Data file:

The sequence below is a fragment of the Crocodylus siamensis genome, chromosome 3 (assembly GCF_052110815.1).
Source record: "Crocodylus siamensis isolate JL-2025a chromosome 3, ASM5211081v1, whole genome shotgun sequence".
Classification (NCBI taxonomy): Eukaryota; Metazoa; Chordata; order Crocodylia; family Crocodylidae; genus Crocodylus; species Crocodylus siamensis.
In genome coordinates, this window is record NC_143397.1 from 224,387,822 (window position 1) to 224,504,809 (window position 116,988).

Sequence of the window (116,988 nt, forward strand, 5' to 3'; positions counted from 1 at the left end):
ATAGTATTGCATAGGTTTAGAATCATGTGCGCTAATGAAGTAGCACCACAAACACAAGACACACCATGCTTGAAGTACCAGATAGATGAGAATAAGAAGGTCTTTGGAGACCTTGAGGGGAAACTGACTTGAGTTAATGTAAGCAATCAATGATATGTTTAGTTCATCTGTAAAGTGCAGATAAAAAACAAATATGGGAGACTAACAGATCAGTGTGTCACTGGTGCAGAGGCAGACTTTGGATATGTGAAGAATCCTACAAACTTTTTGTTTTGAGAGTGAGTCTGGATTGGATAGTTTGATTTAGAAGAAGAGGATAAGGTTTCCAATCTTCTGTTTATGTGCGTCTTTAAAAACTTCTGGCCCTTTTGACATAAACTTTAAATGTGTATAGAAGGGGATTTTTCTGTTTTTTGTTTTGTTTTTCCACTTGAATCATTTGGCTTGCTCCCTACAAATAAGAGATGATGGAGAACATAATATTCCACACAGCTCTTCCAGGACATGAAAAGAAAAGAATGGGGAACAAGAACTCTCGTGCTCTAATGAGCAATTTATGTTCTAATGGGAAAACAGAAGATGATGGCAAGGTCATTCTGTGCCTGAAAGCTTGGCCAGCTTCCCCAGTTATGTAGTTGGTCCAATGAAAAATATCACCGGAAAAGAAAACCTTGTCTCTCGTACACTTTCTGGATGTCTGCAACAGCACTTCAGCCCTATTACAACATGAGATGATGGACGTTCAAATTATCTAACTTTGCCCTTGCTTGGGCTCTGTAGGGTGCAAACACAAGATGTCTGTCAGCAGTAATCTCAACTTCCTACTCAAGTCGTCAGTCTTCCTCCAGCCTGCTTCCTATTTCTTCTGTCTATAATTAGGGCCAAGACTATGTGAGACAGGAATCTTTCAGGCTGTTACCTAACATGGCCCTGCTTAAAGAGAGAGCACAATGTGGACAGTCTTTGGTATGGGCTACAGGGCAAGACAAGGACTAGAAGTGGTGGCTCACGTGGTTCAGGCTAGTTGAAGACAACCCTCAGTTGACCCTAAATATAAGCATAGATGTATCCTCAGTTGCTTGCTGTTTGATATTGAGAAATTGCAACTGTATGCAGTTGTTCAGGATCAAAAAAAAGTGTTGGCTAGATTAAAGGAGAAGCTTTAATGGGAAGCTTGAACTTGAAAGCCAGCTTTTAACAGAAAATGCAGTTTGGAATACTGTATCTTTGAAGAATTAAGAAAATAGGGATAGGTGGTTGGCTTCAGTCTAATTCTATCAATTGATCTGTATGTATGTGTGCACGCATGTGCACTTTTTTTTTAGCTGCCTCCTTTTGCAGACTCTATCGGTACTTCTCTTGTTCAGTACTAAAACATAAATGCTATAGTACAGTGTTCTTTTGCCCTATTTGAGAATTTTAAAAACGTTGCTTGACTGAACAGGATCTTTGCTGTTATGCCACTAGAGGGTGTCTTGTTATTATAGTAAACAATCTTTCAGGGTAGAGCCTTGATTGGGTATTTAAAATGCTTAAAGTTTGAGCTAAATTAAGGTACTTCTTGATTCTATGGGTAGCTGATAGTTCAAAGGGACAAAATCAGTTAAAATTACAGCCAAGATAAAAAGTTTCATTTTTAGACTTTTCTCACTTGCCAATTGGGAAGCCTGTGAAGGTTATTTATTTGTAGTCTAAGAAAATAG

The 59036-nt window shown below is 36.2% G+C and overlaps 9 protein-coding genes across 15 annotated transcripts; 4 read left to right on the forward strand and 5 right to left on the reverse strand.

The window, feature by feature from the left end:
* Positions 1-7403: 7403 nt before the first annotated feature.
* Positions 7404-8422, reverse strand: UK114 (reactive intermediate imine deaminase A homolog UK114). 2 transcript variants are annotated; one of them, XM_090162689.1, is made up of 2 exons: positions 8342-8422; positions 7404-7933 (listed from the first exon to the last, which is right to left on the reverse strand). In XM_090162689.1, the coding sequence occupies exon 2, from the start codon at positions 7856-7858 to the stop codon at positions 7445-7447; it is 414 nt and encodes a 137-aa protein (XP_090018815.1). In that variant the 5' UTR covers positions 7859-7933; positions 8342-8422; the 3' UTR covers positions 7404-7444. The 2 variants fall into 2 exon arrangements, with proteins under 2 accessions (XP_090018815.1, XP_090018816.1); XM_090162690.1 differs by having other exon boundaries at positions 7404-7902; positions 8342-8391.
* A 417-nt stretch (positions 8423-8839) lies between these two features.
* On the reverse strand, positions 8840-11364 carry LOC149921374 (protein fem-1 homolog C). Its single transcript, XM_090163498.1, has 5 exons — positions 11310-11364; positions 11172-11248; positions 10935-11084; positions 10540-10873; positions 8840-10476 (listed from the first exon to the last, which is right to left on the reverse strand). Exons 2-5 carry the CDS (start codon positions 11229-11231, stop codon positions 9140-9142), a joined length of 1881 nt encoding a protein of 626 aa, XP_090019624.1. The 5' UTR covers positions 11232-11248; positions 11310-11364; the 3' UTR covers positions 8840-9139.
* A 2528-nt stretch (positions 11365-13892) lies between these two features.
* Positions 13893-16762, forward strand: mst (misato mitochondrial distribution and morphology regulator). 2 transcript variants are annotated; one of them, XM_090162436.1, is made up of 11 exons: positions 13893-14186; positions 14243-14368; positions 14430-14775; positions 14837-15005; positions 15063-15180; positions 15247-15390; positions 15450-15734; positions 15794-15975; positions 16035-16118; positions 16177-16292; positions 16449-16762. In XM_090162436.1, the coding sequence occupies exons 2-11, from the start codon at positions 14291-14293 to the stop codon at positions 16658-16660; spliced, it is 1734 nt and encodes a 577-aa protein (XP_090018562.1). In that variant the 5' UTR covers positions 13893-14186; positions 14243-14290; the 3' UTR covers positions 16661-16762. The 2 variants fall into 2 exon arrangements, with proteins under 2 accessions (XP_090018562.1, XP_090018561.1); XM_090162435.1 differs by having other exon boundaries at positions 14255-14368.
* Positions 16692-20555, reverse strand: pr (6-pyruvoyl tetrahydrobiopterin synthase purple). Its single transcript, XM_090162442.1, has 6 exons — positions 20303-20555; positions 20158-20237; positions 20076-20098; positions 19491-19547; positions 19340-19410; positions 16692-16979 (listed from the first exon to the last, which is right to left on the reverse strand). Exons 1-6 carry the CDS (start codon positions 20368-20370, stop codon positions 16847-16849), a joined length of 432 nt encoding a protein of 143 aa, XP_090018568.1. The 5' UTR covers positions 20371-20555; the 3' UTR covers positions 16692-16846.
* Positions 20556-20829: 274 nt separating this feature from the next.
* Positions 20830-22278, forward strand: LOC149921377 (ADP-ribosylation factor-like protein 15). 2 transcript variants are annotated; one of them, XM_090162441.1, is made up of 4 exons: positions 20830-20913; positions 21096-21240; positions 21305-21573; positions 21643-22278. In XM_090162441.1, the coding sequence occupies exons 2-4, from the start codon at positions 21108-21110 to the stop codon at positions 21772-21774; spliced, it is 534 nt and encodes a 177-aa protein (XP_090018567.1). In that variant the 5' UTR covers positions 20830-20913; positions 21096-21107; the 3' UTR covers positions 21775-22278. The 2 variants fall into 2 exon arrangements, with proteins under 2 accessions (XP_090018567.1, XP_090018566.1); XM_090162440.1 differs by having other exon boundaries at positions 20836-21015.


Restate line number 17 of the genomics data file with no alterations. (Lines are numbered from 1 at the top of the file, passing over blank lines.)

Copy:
* Positions 20830-22278, forward strand: LOC149921377 (ADP-ribosylation factor-like protein 15). 2 transcript variants are annotated; one of them, XM_090162441.1, is made up of 4 exons: positions 20830-20913; positions 21096-21240; positions 21305-21573; positions 21643-22278. In XM_090162441.1, the coding sequence occupies exons 2-4, from the start codon at positions 21108-21110 to the stop codon at positions 21772-21774; spliced, it is 534 nt and encodes a 177-aa protein (XP_090018567.1). In that variant the 5' UTR covers positions 20830-20913; positions 21096-21107; the 3' UTR covers positions 21775-22278. The 2 variants fall into 2 exon arrangements, with proteins under 2 accessions (XP_090018567.1, XP_090018566.1); XM_090162440.1 differs by having other exon boundaries at positions 20836-21015.